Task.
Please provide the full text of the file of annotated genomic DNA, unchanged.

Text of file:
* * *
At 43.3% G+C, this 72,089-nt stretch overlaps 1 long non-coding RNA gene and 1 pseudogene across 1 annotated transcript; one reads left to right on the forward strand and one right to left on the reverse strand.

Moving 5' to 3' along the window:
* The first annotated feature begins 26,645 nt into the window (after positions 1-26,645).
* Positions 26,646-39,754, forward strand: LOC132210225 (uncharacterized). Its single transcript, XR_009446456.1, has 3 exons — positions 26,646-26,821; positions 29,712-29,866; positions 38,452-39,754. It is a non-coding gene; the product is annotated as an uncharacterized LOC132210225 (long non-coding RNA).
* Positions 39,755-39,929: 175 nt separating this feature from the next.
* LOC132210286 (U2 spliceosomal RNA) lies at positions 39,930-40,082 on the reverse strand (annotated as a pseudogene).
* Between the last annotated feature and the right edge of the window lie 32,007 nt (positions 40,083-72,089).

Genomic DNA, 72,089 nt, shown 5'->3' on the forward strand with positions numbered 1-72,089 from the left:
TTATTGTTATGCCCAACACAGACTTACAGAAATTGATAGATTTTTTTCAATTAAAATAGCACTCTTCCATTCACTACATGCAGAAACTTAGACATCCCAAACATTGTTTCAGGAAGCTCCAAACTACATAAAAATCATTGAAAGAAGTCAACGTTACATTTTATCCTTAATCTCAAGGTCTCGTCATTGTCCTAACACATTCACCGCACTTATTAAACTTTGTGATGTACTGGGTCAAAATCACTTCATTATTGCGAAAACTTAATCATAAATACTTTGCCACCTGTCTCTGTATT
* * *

At 43.3% G+C, this 72,089-nt stretch overlaps 1 long non-coding RNA gene and 1 pseudogene across 1 annotated transcript; one reads left to right on the forward strand and one right to left on the reverse strand.

Moving 5' to 3' along the window:
* The first annotated feature begins 26,645 nt into the window (after positions 1-26,645).
* Positions 26,646-39,754, forward strand: LOC132210225 (uncharacterized). Its single transcript, XR_009446456.1, has 3 exons — positions 26,646-26,821; positions 29,712-29,866; positions 38,452-39,754. It is a non-coding gene; the product is annotated as an uncharacterized LOC132210225 (long non-coding RNA).
* Positions 39,755-39,929: 175 nt separating this feature from the next.
* LOC132210286 (U2 spliceosomal RNA) lies at positions 39,930-40,082 on the reverse strand (annotated as a pseudogene).
* Between the last annotated feature and the right edge of the window lie 32,007 nt (positions 40,083-72,089).

Genomic DNA, 72,089 nt, shown 5'->3' on the forward strand with positions numbered 1-72,089 from the left:
TTATTGTTATGCCCAACACAGACTTACAGAAATTGATAGATTTTTTTCAATTAAAATAGCACTCTTCCATTCACTACATGCAGAAACTTAGACATCCCAAACATTGTTTCAGGAAGCTCCAAACTACATAAAAATCATTGAAAGAAGTCAACGTTACATTTTATCCTTAATCTCAAGGTCTCGTCATTGTCCTAACACATTCACCGCACTTATTAAACTTTGTGATGTACTGGGTCAAAATCACTTCATTATTGCGAAAACTTAATCATAAATACTTTGCCACCTGTCTCTGTATT